76% of twitter users access the social network via mobile phone, according to the social network. That means that even in environments where there is no pc or laptop to connect to the internet Twitter is still available, and it’s proven time and time again that Twitter encompasses a wide variety of demographics.
That’s why out of the 1/2 billion tweets posted every day an average of 4.2 million are directly related to education, meaning that they can be easily found with a hashtag or keyword search. Responses to educational tweets or off handed or slang tweets in an educational discussion may not be in the count. As we all know, with a 140 character limit some Twitter abbreviations can be hard to pick up on.
The 4.2 million number came from Twitter Account Executive Brett Baker. Baker, along with a handful of other Twitter employees, have started an educational team to sift through those half billion tweets a day and identify educators that are using Twitter as an educational tool. They are looking to find new ways to connect teachers and their students to the social network.
Some teachers are using Twitter to help students without a voice actively participate in the discussion. Eighth grade history teacher Enrique Legaspi, featured in the CNN video below, discovered that his students were sneaking the use of their electronic devices during his history class. After attending a seminar in San Francisco on using Twitter in the classroom he uses the social network everyday.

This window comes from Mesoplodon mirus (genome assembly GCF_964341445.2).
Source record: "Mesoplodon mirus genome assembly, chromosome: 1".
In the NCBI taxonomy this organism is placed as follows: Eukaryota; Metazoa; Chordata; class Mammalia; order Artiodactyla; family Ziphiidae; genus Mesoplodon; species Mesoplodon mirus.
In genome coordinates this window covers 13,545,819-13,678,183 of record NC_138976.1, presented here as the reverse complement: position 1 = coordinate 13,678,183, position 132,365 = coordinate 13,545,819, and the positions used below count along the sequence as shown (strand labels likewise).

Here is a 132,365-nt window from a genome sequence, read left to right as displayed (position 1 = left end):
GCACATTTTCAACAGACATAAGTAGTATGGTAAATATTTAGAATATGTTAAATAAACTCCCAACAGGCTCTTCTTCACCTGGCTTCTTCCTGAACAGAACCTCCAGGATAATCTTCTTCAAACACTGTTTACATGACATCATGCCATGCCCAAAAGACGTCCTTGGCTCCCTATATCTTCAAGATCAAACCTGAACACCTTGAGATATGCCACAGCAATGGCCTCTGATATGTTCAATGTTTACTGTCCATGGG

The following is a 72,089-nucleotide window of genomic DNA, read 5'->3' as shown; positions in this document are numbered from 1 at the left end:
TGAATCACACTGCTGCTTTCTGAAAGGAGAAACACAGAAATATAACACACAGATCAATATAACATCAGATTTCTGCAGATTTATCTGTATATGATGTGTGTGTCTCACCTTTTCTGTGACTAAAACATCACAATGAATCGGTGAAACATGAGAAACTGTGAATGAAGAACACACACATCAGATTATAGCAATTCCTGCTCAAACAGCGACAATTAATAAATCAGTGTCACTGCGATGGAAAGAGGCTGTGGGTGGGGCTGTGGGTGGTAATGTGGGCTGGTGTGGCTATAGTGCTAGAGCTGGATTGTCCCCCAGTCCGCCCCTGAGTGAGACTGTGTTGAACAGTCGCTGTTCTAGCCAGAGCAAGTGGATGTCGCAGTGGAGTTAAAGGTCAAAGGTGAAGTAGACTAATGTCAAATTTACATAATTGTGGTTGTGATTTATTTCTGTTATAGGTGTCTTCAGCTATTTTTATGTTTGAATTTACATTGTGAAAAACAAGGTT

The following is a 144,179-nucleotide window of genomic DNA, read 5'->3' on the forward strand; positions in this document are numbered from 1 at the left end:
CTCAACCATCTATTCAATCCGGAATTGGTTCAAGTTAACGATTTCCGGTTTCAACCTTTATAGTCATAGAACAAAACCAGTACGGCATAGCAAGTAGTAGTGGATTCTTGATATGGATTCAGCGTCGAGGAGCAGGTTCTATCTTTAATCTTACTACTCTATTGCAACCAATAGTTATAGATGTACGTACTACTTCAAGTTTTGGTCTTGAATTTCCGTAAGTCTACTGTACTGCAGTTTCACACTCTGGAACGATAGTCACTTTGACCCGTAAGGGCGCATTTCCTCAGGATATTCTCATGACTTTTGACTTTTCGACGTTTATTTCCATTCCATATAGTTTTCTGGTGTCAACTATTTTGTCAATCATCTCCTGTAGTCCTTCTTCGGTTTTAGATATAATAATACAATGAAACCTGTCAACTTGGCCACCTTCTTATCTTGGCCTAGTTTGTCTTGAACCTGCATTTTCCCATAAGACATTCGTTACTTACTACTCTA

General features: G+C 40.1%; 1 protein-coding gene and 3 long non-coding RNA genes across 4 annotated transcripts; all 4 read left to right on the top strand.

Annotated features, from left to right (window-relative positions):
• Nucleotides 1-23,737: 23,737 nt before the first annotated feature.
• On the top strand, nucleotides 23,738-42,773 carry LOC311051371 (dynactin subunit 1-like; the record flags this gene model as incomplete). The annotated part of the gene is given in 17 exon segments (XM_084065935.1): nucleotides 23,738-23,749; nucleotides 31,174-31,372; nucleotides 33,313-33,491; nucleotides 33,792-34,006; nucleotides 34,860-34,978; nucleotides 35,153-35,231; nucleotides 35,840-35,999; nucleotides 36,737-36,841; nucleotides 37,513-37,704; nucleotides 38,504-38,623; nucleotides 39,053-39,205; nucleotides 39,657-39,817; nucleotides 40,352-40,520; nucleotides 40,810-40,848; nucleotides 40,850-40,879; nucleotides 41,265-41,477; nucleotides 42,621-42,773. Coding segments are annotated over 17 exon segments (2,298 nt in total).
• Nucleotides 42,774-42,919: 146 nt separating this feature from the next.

In this case, when Legaspi asks his students a question they reply via Twitter. Legaspi projects a twitter wall onto his smart board so that he can see all of the discussion. He makes sure students are using the correct hash tags so that he, and the other students can follow along. He’s found that shy students or students that don’t like to raise their hand to participate in class, have no problem tweeting along. Legaspi also uses Twitter so that students can interact when a video is on.
Other teachers have found that they can use Twitter to continue classroom conversations after class and even at home. By coming up with their own hashtags, or lettings students tweet directly at them, teachers can continue teaching across the social network any time of the day, and just about from anywhere.